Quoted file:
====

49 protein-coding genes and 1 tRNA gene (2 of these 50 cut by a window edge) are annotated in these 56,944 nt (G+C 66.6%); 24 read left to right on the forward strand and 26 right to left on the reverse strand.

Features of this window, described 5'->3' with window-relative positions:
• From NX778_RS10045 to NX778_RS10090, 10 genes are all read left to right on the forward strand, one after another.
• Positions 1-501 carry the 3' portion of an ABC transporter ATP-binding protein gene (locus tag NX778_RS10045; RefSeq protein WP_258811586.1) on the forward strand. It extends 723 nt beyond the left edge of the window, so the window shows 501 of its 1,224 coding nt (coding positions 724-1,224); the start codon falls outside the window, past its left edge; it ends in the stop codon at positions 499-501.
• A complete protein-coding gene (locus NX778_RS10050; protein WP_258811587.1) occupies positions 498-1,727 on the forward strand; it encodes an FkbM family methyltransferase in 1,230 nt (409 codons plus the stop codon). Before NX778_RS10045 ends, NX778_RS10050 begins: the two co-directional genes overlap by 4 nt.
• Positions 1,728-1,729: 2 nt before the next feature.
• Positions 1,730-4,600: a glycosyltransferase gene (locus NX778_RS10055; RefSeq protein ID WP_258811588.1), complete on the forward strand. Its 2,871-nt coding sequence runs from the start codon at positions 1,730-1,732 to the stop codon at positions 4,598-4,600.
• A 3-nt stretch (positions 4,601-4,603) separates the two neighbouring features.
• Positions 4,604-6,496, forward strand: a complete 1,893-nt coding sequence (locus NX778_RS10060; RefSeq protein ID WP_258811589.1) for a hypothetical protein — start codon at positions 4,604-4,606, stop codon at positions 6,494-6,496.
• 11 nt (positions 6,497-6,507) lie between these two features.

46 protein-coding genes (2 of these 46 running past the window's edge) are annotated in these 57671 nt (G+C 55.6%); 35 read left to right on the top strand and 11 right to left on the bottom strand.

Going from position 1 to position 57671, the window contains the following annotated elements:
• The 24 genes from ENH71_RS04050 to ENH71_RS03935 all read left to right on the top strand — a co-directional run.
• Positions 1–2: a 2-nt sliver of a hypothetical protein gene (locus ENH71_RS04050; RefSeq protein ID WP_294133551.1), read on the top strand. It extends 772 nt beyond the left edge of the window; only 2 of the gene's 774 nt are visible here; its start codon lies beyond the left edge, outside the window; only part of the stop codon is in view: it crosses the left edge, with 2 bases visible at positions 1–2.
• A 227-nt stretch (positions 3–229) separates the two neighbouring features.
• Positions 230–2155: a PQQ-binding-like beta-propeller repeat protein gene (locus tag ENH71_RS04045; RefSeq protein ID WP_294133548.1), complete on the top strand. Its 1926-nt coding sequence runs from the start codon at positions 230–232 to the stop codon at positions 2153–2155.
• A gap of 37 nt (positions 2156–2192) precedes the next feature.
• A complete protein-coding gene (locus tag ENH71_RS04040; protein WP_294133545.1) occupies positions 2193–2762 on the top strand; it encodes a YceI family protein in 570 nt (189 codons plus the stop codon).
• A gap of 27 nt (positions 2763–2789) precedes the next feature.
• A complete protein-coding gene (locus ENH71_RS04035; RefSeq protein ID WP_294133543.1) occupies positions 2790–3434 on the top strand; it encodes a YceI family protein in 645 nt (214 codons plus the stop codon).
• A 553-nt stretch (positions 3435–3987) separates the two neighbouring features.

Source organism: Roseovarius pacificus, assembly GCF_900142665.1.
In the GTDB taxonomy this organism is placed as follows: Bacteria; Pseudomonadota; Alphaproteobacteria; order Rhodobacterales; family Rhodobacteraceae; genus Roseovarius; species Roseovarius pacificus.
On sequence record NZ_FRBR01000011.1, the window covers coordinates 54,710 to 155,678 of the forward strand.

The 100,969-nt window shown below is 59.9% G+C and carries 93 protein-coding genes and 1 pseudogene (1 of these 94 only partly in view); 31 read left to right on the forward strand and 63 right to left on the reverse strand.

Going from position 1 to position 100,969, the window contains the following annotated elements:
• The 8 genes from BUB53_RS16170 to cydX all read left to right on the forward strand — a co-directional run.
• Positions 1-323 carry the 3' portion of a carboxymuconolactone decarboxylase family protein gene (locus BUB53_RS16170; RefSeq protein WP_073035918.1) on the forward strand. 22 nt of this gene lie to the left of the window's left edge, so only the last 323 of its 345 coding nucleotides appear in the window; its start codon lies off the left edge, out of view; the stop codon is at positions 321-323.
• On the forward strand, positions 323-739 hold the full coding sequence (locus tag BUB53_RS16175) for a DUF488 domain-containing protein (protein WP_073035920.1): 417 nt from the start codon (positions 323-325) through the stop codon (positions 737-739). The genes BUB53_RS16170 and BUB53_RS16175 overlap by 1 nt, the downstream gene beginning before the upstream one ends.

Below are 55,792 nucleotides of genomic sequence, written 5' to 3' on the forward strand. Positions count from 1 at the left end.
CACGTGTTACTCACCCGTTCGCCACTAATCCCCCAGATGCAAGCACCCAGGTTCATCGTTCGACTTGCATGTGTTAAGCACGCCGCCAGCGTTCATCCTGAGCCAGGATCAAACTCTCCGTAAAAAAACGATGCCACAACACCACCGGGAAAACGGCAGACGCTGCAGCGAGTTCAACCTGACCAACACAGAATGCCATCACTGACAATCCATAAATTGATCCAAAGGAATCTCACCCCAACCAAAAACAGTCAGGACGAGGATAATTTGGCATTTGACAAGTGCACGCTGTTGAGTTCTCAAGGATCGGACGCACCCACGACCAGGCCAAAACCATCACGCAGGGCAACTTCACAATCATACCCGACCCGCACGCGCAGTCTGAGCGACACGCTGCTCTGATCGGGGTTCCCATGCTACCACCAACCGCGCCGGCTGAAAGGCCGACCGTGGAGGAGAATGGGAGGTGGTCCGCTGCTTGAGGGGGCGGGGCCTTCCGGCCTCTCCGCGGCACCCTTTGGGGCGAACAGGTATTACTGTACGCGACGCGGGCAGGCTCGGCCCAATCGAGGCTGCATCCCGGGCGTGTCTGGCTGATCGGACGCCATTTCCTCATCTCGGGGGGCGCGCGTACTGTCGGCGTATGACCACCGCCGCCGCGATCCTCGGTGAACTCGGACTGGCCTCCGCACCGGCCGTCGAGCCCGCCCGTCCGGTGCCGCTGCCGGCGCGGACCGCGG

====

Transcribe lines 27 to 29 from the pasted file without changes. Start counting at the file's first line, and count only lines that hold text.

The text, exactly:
• The 8 genes from BUB53_RS16170 to cydX all read left to right on the forward strand — a co-directional run.
• Positions 1-323 carry the 3' portion of a carboxymuconolactone decarboxylase family protein gene (locus BUB53_RS16170; RefSeq protein WP_073035918.1) on the forward strand. 22 nt of this gene lie to the left of the window's left edge, so only the last 323 of its 345 coding nucleotides appear in the window; its start codon lies off the left edge, out of view; the stop codon is at positions 321-323.
• On the forward strand, positions 323-739 hold the full coding sequence (locus tag BUB53_RS16175) for a DUF488 domain-containing protein (protein WP_073035920.1): 417 nt from the start codon (positions 323-325) through the stop codon (positions 737-739). The genes BUB53_RS16170 and BUB53_RS16175 overlap by 1 nt, the downstream gene beginning before the upstream one ends.